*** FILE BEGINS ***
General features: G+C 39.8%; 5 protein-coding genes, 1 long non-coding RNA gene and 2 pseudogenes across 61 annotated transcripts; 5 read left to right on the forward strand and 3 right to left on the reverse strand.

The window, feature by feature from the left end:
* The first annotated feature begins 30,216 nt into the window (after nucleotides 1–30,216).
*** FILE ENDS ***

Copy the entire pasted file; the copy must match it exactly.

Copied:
General features: G+C 39.8%; 5 protein-coding genes, 1 long non-coding RNA gene and 2 pseudogenes across 61 annotated transcripts; 5 read left to right on the forward strand and 3 right to left on the reverse strand.

The window, feature by feature from the left end:
* The first annotated feature begins 30,216 nt into the window (after nucleotides 1–30,216).